• “Negligent misrepresentation is a form of deceit, the elements of which consist of (1) a misrepresentation of a past or existing material fact, (2) without reasonable grounds for believing it to be true, (3) with intent to induce another’s reliance on the fact misrepresented, (4) ignorance of the truth and justifiable reliance thereon by the party to whom the misrepresentation was directed, and (5) damages.” (Fox v. Pollack (1986) 181 Cal.App.3d 954, 962 [226 Cal.Rptr. 532], internal citation omitted.)
  • “ ‘To be actionable deceit, the representation need not be made with knowledge of actual falsity, but need only be an “assertion, as a fact, of that which is not true, by one who has no reasonable ground for believing it to be true” and made “with intent to induce [the recipient] to alter his position to his injury or his risk…’ ” The elements of negligent misrepresentation also include justifiable reliance on the representation, and resulting damage.” (B.L.M. v. Sabo & Deitsch (1997) 55 Cal.App.4th 823, 834 [64 Cal.Rptr.2d 335], internal citations omitted.)
  • “As is true of negligence, responsibility for negligent misrepresentation rests upon the existence of a legal duty, imposed by contract, statute or otherwise, owed by a defendant to the injured person. The determination of whether a duty exists is primarily a question of law.” (Eddy v. Sharp (1988) 199 Cal.App.3d 858, 864 [245 Cal.Rptr. 211], internal citations omitted.)
  • “ ‘ “Where the defendant makes false statements, honestly believing that they are true, but without reasonable ground for such belief, he may be liable for negligent misrepresentation, a form of deceit.” ’ If defendant’s belief ‘is both honest and reasonable, the misrepresentation is innocent and there is no tort liability.’ ” (Diediker v. Peelle Financial Corp. (1997) 60 Cal.App.4th 288, 297 [70 Cal.Rptr.2d 442], internal citations omitted.)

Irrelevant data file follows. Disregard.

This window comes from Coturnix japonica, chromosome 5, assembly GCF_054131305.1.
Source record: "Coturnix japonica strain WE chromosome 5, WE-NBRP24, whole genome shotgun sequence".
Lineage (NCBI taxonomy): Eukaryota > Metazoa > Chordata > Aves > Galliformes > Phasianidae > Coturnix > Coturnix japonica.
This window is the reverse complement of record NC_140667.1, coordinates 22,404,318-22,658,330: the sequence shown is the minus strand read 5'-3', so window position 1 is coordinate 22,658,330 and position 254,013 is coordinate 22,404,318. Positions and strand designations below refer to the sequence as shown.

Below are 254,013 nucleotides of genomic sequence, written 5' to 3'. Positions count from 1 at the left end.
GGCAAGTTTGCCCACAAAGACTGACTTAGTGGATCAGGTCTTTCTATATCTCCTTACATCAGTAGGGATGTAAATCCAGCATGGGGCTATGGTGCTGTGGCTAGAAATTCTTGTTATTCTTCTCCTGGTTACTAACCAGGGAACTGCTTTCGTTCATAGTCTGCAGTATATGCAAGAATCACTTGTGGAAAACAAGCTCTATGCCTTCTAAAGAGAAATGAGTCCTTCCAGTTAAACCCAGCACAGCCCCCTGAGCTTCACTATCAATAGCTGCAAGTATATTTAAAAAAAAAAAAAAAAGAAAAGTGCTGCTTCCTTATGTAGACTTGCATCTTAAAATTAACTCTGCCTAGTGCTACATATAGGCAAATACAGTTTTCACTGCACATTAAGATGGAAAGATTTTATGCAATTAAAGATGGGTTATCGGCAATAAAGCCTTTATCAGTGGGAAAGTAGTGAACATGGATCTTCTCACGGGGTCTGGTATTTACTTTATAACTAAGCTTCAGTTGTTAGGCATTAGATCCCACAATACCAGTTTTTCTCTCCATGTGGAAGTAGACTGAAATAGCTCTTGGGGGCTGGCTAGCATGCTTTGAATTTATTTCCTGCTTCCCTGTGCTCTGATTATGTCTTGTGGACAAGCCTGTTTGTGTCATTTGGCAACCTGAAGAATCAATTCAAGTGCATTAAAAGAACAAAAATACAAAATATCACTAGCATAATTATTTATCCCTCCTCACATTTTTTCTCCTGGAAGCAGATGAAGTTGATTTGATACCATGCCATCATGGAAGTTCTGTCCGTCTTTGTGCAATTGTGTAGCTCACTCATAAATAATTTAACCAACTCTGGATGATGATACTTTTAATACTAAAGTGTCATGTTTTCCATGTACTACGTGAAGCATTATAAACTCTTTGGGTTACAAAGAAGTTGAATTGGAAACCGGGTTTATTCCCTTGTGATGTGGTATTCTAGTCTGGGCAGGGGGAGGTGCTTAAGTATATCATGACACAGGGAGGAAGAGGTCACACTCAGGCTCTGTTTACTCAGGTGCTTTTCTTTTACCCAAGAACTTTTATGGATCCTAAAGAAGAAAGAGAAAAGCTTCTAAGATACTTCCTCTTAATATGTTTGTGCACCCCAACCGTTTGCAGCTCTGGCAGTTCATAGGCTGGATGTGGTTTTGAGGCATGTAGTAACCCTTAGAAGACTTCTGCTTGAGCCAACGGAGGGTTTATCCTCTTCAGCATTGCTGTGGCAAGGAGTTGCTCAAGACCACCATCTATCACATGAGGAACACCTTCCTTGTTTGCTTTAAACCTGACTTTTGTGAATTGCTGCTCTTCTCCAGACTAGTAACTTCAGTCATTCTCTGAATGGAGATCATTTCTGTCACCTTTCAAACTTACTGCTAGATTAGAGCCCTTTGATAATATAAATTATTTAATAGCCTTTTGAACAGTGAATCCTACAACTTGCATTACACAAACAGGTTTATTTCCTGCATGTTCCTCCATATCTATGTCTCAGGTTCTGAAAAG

• “Parties cannot read something into a neutral statement in order to justify a claim for negligent misrepresentation. The tort requires a ‘positive assertion.’ ‘An “implied” assertion or representation is not enough.’ ” (Diediker, supra, 60 Cal.App.4th at pp. 297—298, internal citations omitted.)
  • “Whether a defendant had reasonable ground for believing his or her false statement to be true is ordinarily a question of fact.” (Quality Wash Group V, Ltd. v. Hallak (1996) 50 Cal.App.4th 1687, 1696 [58 Cal.Rptr.2d 592], internal citations omitted.)

Secondary Sources

5 Witkin, Summary of California Law (10th ed. 2005) Torts, §§ 818—820, 823—826

3 Levy et al., California Torts, Ch. 40, Fraud and Deceit and Other Business Torts, § 40.10 (Matthew Bender)

23 California Forms of Pleading and Practice, Ch. 269, Fraud and Deceit (Matthew Bender)

10 California Points and Authorities, Ch. 105, Fraud and Deceit, § 105.270 et seq. (Matthew Bender)

2 California Civil Practice: Torts (Thomson West) §§ 22:13—22:15